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Guilt-free holiday food

Enjoy a bounty of good eats that are both delicious and healthy.

For many, the festive season is a time to get together with family and friends (safely). But it can often be a time when healthy eating habits fall by the wayside in favour of delicious holiday party snacks and belly-busting meals. While the temptation to overindulge can be strong, there are ways to remain mindful of what and how much you eat. These lower-calorie recipes and healthy eating tips can help you stick to your good food practices and still treat yourself and your guests. 

What’s on the menu?

If you are looking for some healthy inspiration, here are some tasty options guaranteed to be the talk of the table.


The classic pigs-in-a-blanket or cheese and crackers are no doubt delicious, but these skinnylicious alternatives are great substitutions that will have everyone coming back for seconds: 


Ditch the full-fat dips and go for healthier options like hummus or yogourt-based recipes. Take it a step further by replacing crackers and chips with a variety of veggies – they taste great and add a splash of colour to your plate. Check out these low-calorie dip options:

Charcuterie boards

They’re all the rage and completely customizable. If you’re a charcuterie newbie, try this protein-packed charcuterie board guide.[1] And here are some more tips to build your board:

  • Traditional charcuterie boards are filled with rich Italian cured meats, which can be high in sodium. Try swapping them out for leaner, high-protein options like grilled chicken breast, turkey deli meats, smoked salmon or thinly sliced beef or pork tenderloin.[2] 
  • While packed full of nutrition, some nuts are more calorie-dense than others. If you are concerned about calories, try switching from mixed nuts to shelled pistachios.[3] 
  • Cheese is great for calcium and protein, but not always good for the waistline. Include lower-fat options such as feta, goat cheese, mozzarella or blue cheese.[4] 


While they are delicious, macaroni and potato salads can have a whopping 400 calories per serving.[5] If you want to savour the tastes but save on calories, these recipes may be perfect: 


Plain water doesn’t exactly set a festive mood, but those cheerful cocktails are full of calories. Here are healthier versions of some holiday favourites:

Sweet treats

Everyone deserves a treat! To satisfy your inner sweet tooth, consider these guilt-free ideas: 

  • Everyone loves this fruitcake” is a high-fibre, low-fat version of the holiday classic.[9] 
  • The secret to holiday baking is finally here – butter extract! It mimics the rich taste of butter but without those pesky extra calories. Try it in skinny Christmas sugar cookies.[10]
  • What are the holidays without pie? Although one of the most popular, apple pie gets a bad rap for its high sugar content. The ultimate healthy apple pie tastes great and uses no added sugar.[11] 
  • Toasted coconut and almonds give classic shortbread a nutty twist. These joy cookies can satisfy any cookie craving.[12] 

Healthy eating practices

Being mindful is the best practice for controlling consumption. Here are some tips to help you stay on track throughout the holidays.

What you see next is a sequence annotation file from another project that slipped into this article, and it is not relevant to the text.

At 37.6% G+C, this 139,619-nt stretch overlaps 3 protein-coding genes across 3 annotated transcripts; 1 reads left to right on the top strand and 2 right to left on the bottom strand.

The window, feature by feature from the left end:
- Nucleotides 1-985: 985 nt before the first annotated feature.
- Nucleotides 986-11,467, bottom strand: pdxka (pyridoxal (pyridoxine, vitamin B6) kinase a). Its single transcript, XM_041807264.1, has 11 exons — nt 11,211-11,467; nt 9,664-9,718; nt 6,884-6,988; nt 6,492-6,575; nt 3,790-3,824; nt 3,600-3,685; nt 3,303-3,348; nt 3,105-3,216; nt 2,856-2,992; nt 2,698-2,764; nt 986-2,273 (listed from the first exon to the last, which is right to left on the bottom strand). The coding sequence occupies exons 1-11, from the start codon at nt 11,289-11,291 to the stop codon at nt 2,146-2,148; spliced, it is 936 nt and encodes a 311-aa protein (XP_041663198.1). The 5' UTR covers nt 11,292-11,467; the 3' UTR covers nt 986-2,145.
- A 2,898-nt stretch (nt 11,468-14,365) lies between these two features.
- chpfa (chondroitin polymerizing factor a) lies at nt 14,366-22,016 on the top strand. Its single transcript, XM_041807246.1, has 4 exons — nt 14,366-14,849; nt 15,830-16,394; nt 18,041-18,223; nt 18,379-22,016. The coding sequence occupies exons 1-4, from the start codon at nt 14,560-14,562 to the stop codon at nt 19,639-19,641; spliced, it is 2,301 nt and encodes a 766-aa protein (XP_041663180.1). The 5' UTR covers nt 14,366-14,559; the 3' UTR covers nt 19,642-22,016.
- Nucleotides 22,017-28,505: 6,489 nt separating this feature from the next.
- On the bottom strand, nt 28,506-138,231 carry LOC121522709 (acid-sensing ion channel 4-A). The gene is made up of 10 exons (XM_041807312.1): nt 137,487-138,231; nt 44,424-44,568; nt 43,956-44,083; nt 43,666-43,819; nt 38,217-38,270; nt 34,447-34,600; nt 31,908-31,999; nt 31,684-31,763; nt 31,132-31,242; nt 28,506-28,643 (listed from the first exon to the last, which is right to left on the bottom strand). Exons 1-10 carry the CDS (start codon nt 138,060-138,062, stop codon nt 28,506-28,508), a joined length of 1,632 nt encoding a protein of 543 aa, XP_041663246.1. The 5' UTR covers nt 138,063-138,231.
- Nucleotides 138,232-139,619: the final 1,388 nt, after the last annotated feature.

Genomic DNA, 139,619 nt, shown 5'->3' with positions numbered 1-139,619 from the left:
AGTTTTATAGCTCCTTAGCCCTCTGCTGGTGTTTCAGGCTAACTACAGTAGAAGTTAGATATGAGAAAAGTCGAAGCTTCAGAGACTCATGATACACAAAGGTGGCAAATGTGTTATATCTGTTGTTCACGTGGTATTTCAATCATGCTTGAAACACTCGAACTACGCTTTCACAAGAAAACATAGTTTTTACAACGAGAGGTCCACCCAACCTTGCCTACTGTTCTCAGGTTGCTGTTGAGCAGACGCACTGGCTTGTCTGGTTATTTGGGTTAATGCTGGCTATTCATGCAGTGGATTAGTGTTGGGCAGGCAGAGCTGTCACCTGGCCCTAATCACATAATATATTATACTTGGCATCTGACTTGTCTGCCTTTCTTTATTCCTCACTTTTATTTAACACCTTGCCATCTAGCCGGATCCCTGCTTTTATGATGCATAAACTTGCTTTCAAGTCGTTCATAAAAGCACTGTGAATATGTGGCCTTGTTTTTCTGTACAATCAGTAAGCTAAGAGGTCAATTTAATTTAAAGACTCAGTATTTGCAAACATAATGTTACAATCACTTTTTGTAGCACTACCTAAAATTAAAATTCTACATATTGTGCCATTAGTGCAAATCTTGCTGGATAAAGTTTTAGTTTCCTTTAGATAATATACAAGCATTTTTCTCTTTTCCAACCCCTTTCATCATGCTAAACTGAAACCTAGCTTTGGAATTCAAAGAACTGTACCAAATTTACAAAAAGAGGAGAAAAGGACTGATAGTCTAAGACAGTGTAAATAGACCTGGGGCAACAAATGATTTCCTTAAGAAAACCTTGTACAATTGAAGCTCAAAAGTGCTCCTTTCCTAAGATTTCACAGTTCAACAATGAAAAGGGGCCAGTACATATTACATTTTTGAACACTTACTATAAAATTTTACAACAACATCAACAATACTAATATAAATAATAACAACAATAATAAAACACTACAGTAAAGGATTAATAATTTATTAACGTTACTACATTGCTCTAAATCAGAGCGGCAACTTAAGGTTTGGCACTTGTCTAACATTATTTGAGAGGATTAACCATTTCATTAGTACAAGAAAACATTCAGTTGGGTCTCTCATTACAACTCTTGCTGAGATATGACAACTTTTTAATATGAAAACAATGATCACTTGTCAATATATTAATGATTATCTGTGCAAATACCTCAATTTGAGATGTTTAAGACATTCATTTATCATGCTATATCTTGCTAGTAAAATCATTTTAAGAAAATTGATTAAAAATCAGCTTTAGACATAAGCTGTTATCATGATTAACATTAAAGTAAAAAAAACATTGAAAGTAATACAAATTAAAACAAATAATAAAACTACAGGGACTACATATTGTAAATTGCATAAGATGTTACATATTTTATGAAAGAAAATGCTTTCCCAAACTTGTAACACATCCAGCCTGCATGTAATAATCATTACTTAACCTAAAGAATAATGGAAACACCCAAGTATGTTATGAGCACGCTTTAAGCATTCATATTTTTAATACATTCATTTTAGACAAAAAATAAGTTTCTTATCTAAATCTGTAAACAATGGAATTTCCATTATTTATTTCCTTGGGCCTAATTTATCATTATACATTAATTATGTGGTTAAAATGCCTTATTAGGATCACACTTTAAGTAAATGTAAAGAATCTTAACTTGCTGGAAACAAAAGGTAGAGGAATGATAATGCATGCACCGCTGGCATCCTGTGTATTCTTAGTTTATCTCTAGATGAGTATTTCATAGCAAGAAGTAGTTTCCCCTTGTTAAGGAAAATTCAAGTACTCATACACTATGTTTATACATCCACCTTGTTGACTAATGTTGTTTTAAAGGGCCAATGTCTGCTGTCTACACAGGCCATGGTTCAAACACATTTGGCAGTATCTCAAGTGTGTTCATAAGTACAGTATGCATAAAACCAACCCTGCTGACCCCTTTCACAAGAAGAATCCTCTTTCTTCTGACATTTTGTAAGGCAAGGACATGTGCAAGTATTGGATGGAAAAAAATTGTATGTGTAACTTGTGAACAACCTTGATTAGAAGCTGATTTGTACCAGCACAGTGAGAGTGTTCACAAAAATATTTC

• Don’t arrive hungry. When you save your appetite for a meal, you are more likely to overeat because your starving eyes are bigger than your stomach. Try having a healthy snack before the occasion so you have something in your stomach and can eat more wisely.[13] 
  • Take a 10-minute break before filling your plate again. Give your body time to assess what you’ve just eaten and determine how full your belly is. Taking a 10-minute break can help you reevaluate your appetite and determine whether you truly want that second helping.[14] 
  • Be aware of the calories you drink. Don’t forget that holiday drinks count towards your caloric intake. Alcoholic beverages are major culprits for excess calories, so try switching to water as a buffer between drinks.[15]
  • Divide your plate. A great method for portion control is to fill your plate with the right amounts of each food group. Fill half your plate with veggies, a quarter with grains and starches, and a quarter with proteins.[16] 

While it’s not always easy to watch what you eat around the holidays, you’ll thank yourself later. Not only can maintaining a healthy lifestyle help keep you in shape, it can also lower stress and boost self-esteem, which will make the holidays even more enjoyable!


© 2020 Manulife. The persons and situations depicted are fictional and their resemblance to anyone living or dead is purely coincidental. This media is for information purposes only and is not intended to provide specific financial, tax, legal, accounting or other advice and should not be relied upon in that regard. Many of the issues discussed will vary by province. Individuals should seek the advice of professionals to ensure that any action taken with respect to this information is appropriate to their specific situation. E & O E. Commissions, trailing commissions, management fees and expenses all may be associated with mutual fund investments. Please read the fund facts as well as the prospectus before investing. Mutual funds are not guaranteed, their values change frequently and past performance may not be repeated. Any amount that is allocated to a segregated fund is invested at the risk of the contractholder and may increase or decrease in value. www.manulife.ca/accessibility 

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